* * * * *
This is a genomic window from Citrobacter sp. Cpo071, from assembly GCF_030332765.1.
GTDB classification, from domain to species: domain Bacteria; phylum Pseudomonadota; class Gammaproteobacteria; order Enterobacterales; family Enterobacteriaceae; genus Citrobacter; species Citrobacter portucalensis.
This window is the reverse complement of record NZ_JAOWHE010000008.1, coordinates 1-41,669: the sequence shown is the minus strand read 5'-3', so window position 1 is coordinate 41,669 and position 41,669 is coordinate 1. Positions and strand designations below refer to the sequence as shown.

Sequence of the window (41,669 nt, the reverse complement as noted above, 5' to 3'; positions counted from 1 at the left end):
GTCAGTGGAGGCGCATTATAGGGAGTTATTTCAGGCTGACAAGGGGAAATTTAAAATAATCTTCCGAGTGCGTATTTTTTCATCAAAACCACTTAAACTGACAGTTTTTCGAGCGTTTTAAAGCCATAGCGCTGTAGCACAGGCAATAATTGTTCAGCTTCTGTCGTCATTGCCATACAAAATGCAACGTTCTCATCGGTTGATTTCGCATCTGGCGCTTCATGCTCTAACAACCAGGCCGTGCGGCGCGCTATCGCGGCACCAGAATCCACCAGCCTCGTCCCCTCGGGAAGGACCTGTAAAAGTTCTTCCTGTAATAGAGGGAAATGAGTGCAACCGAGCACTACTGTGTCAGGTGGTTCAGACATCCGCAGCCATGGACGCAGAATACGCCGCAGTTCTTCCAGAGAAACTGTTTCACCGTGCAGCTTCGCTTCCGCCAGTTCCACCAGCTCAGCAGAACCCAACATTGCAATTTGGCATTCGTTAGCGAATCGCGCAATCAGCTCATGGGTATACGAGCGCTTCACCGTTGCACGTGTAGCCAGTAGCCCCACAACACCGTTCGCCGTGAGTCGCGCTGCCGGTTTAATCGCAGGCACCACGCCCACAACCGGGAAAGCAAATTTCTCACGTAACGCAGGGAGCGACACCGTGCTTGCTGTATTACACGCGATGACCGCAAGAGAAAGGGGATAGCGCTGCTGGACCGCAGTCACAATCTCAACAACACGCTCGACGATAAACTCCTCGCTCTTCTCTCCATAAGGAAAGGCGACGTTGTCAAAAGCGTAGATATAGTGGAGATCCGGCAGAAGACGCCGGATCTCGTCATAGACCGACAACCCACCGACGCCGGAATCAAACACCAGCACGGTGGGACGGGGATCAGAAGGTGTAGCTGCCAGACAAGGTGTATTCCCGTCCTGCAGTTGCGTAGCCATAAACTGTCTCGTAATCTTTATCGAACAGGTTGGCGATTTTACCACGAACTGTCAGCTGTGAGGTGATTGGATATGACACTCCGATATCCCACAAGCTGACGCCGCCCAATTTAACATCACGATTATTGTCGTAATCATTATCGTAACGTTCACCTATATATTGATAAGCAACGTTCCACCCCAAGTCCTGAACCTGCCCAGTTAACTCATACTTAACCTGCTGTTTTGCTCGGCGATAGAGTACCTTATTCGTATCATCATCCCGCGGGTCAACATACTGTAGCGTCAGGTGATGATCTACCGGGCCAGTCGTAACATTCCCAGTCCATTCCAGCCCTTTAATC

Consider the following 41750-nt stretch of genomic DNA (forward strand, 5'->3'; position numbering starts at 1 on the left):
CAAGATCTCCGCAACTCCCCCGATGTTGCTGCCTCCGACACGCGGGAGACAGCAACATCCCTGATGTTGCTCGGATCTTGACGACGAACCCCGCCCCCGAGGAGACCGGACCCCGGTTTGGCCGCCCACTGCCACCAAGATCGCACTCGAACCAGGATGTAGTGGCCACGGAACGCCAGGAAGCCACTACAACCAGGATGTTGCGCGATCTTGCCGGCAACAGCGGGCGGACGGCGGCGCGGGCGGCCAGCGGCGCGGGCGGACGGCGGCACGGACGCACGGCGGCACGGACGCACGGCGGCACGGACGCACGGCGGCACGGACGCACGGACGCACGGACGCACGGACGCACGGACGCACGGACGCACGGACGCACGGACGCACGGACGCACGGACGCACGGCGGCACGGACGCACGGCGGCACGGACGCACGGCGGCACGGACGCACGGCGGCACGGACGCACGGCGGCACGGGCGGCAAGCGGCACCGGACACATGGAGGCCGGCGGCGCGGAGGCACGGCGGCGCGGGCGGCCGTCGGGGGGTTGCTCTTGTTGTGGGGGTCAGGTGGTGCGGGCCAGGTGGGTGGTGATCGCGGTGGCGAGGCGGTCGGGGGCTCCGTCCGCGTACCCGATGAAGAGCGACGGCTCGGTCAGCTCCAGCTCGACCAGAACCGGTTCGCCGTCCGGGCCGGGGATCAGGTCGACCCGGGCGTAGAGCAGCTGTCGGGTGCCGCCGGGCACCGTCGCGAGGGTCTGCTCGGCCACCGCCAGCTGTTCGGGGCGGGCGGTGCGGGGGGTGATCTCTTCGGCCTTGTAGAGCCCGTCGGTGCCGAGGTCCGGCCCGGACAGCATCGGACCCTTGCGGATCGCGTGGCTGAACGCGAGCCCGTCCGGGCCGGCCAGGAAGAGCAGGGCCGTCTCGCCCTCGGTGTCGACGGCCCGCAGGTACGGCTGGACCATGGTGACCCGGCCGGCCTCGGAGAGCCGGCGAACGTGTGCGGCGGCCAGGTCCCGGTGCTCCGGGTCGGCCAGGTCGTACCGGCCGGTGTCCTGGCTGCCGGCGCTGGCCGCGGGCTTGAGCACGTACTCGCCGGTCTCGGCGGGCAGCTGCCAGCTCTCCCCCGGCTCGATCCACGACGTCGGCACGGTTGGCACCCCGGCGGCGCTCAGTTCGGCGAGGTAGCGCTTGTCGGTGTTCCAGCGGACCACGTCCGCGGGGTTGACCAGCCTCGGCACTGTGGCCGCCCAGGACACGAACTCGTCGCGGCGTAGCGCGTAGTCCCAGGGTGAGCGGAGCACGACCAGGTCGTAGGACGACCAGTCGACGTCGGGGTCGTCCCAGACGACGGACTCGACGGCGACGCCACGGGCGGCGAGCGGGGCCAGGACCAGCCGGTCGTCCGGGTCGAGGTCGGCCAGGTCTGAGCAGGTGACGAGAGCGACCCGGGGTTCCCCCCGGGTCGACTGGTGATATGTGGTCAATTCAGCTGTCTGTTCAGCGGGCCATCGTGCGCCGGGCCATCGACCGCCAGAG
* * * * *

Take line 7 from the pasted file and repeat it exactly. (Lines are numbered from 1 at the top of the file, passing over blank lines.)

CAAGATCTCCGCAACTCCCCCGATGTTGCTGCCTCCGACACGCGGGAGACAGCAACATCCCTGATGTTGCTCGGATCTTGACGACGAACCCCGCCCCCGAGGAGACCGGACCCCGGTTTGGCCGCCCACTGCCACCAAGATCGCACTCGAACCAGGATGTAGTGGCCACGGAACGCCAGGAAGCCACTACAACCAGGATGTTGCGCGATCTTGCCGGCAACAGCGGGCGGACGGCGGCGCGGGCGGCCAGCGGCGCGGGCGGACGGCGGCACGGACGCACGGCGGCACGGACGCACGGCGGCACGGACGCACGGCGGCACGGACGCACGGACGCACGGACGCACGGACGCACGGACGCACGGACGCACGGACGCACGGACGCACGGACGCACGGACGCACGGCGGCACGGACGCACGGCGGCACGGACGCACGGCGGCACGGACGCACGGCGGCACGGACGCACGGCGGCACGGGCGGCAAGCGGCACCGGACACATGGAGGCCGGCGGCGCGGAGGCACGGCGGCGCGGGCGGCCGTCGGGGGGTTGCTCTTGTTGTGGGGGTCAGGTGGTGCGGGCCAGGTGGGTGGTGATCGCGGTGGCGAGGCGGTCGGGGGCTCCGTCCGCGTACCCGATGAAGAGCGACGGCTCGGTCAGCTCCAGCTCGACCAGAACCGGTTCGCCGTCCGGGCCGGGGATCAGGTCGACCCGGGCGTAGAGCAGCTGTCGGGTGCCGCCGGGCACCGTCGCGAGGGTCTGCTCGGCCACCGCCAGCTGTTCGGGGCGGGCGGTGCGGGGGGTGATCTCTTCGGCCTTGTAGAGCCCGTCGGTGCCGAGGTCCGGCCCGGACAGCATCGGACCCTTGCGGATCGCGTGGCTGAACGCGAGCCCGTCCGGGCCGGCCAGGAAGAGCAGGGCCGTCTCGCCCTCGGTGTCGACGGCCCGCAGGTACGGCTGGACCATGGTGACCCGGCCGGCCTCGGAGAGCCGGCGAACGTGTGCGGCGGCCAGGTCCCGGTGCTCCGGGTCGGCCAGGTCGTACCGGCCGGTGTCCTGGCTGCCGGCGCTGGCCGCGGGCTTGAGCACGTACTCGCCGGTCTCGGCGGGCAGCTGCCAGCTCTCCCCCGGCTCGATCCACGACGTCGGCACGGTTGGCACCCCGGCGGCGCTCAGTTCGGCGAGGTAGCGCTTGTCGGTGTTCCAGCGGACCACGTCCGCGGGGTTGACCAGCCTCGGCACTGTGGCCGCCCAGGACACGAACTCGTCGCGGCGTAGCGCGTAGTCCCAGGGTGAGCGGAGCACGACCAGGTCGTAGGACGACCAGTCGACGTCGGGGTCGTCCCAGACGACGGACTCGACGGCGACGCCACGGGCGGCGAGCGGGGCCAGGACCAGCCGGTCGTCCGGGTCGAGGTCGGCCAGGTCTGAGCAGGTGACGAGAGCGACCCGGGGTTCCCCCCGGGTCGACTGGTGATATGTGGTCAATTCAGCTGTCTGTTCAGCGGGCCATCGTGCGCCGGGCCATCGACCGCCAGAG